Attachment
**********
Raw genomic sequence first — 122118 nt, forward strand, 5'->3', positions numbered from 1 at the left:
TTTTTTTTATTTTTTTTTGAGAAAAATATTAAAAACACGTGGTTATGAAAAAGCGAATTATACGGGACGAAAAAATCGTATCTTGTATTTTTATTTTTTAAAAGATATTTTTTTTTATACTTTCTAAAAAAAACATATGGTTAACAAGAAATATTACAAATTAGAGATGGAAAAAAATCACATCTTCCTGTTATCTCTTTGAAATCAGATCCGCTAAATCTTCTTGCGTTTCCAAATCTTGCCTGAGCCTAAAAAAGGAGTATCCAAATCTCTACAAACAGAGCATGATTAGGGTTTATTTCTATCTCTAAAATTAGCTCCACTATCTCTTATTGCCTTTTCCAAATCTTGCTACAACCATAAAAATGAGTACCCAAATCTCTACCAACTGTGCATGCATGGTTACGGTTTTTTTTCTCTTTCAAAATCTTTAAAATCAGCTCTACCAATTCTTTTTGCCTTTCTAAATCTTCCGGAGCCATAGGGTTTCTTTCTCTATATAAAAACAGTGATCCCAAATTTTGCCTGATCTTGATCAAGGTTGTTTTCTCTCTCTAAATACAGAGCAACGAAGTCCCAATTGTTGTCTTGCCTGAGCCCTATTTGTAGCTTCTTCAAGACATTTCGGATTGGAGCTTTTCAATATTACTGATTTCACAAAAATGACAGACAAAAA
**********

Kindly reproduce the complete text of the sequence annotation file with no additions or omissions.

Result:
Raw genomic sequence first — 122118 nt, forward strand, 5'->3', positions numbered from 1 at the left:
TTTTTTTTATTTTTTTTTGAGAAAAATATTAAAAACACGTGGTTATGAAAAAGCGAATTATACGGGACGAAAAAATCGTATCTTGTATTTTTATTTTTTAAAAGATATTTTTTTTTATACTTTCTAAAAAAAACATATGGTTAACAAGAAATATTACAAATTAGAGATGGAAAAAAATCACATCTTCCTGTTATCTCTTTGAAATCAGATCCGCTAAATCTTCTTGCGTTTCCAAATCTTGCCTGAGCCTAAAAAAGGAGTATCCAAATCTCTACAAACAGAGCATGATTAGGGTTTATTTCTATCTCTAAAATTAGCTCCACTATCTCTTATTGCCTTTTCCAAATCTTGCTACAACCATAAAAATGAGTACCCAAATCTCTACCAACTGTGCATGCATGGTTACGGTTTTTTTTCTCTTTCAAAATCTTTAAAATCAGCTCTACCAATTCTTTTTGCCTTTCTAAATCTTCCGGAGCCATAGGGTTTCTTTCTCTATATAAAAACAGTGATCCCAAATTTTGCCTGATCTTGATCAAGGTTGTTTTCTCTCTCTAAATACAGAGCAACGAAGTCCCAATTGTTGTCTTGCCTGAGCCCTATTTGTAGCTTCTTCAAGACATTTCGGATTGGAGCTTTTCAATATTACTGATTTCACAAAAATGACAGACAAAAA